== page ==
See also: C Baumgartner & M Baccarini (September 2014)
Molecular basis of crosstalk between oncogenic Ras and the master regulator of hematopoiesis GATA-2
Article first published online: 23 JUL 2014
© 2014 The Authors
Volume 15, Issue 9, pages 938–947, September 2014
How to Cite
EMBO Reports (2014) 15: 938–947
- Issue published online: 3 SEP 2014
- Article first published online: 23 JUL 2014
- Manuscript Accepted: 23 JUN 2014
- Manuscript Revised: 19 JUN 2014
- Manuscript Received: 21 MAR 2014
- NIH. Grant Numbers: DK68034, DK50107
- Midwest Athletes Against Childhood Cancer Organization. Grant Number: S10 RR029531
- GATA factor;
Disease mutations provide unique opportunities to decipher protein and cell function. Mutations in the master regulator of hematopoiesis GATA-2 underlie an immunodeficiency associated with myelodysplastic syndrome and leukemia. We discovered that a GATA-2 disease mutant (T354M) defective in chromatin binding was hyperphosphorylated by p38 mitogen-activated protein kinase. p38 also induced multisite phosphorylation of wild-type GATA-2, which required a single phosphorylated residue (S192). Phosphorylation of GATA-2, but not T354M, stimulated target gene expression. While crosstalk between oncogenic Ras and GATA-2 has been implicated as an important axis in cancer biology, its mechanistic underpinnings are unclear. Oncogenic Ras enhanced S192-dependent GATA-2 phosphorylation, nuclear foci localization, and transcriptional activation. These studies define a mechanism that controls a key regulator of hematopoiesis and a dual mode of impairing GATA-2-dependent genetic networks: mutational disruption of chromatin occupancy yielding insufficient GATA-2, and oncogenic Ras-mediated amplification of GATA-2 activity.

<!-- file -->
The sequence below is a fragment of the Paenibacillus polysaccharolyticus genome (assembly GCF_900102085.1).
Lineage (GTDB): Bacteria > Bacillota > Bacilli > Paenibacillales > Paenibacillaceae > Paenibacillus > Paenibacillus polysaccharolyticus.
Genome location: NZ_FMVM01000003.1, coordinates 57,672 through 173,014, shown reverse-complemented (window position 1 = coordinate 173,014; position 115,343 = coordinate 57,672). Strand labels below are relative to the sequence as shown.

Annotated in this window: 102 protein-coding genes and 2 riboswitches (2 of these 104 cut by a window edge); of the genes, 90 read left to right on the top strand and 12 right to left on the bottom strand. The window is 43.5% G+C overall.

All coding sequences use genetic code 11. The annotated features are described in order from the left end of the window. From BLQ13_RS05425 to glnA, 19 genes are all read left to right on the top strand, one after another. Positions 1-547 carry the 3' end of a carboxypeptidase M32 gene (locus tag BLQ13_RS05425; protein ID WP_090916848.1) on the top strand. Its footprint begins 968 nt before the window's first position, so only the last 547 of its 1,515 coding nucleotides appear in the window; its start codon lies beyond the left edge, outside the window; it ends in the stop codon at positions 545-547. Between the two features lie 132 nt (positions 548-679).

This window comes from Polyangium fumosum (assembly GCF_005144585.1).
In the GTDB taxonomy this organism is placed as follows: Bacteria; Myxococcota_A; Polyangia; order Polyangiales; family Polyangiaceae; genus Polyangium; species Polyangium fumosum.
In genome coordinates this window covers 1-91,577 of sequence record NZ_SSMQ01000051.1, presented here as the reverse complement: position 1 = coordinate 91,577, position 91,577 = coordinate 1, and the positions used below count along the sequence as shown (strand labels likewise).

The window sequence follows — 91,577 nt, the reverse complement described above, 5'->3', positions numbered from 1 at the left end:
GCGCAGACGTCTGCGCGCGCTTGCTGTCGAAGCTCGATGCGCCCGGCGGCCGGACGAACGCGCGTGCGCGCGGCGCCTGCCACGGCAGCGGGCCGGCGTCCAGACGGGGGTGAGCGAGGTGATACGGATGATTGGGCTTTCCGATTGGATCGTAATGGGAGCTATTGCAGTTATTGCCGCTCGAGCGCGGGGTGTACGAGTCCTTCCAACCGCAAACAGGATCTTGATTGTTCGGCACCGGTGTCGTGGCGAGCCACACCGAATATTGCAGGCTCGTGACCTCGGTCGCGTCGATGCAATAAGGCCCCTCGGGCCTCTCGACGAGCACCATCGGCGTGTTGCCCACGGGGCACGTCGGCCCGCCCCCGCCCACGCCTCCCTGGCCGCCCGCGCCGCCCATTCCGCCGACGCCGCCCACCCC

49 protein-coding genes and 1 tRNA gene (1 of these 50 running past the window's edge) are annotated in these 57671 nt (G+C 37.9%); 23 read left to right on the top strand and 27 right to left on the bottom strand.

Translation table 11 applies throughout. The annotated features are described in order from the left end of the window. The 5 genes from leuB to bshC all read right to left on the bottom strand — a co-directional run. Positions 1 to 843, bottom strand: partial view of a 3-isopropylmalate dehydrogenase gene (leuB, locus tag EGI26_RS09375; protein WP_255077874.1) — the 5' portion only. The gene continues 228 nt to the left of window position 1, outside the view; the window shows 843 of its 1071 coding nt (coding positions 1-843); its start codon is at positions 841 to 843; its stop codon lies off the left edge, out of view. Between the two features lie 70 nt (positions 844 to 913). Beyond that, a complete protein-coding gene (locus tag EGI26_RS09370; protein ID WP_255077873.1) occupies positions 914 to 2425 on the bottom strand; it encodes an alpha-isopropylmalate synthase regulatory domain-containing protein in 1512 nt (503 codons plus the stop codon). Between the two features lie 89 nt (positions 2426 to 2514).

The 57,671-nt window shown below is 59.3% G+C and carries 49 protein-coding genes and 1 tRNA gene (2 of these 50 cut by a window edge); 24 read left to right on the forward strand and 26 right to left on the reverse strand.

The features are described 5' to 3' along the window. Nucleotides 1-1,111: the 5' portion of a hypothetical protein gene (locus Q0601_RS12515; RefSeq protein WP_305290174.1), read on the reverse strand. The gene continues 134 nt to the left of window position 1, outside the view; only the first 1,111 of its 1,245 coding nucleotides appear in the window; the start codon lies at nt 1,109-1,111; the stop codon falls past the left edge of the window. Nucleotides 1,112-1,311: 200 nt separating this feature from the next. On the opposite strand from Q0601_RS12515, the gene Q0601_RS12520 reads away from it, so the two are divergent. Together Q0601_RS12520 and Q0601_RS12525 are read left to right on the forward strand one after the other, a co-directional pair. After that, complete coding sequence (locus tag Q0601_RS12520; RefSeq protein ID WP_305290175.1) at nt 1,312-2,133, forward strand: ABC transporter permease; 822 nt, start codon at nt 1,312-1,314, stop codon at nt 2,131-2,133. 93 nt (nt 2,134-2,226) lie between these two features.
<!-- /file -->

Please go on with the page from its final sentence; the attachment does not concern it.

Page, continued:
This study shows that p38α increases GATA-2 activity at endogenous target genes by inducing GATA-2 multi-site phosphorylation. Oncogenic Ras is found to amplify this mechanism, which provides a potential molecular explanation for the cooperative promotion of cancer development by Ras and GATA-2.
- p38α promotes multi-site GATA-2 phosphorylation, increasing its localization in nuclear foci enriched in an active form of RNA polymerase II and its capacity to regulate endogenous target genes.
- A single serine residue within GATA-2, Ser192, mediates p38α-dependent multisite phosphorylation and enhanced GATA-2 activity.
- Oncogenic Ras amplifies p38α- and Ser192-dependent GATA-2 multi-site phosphorylation and function, thus providing a framework for understanding Ras–GATA-2 interactions in the development and progression of cancer.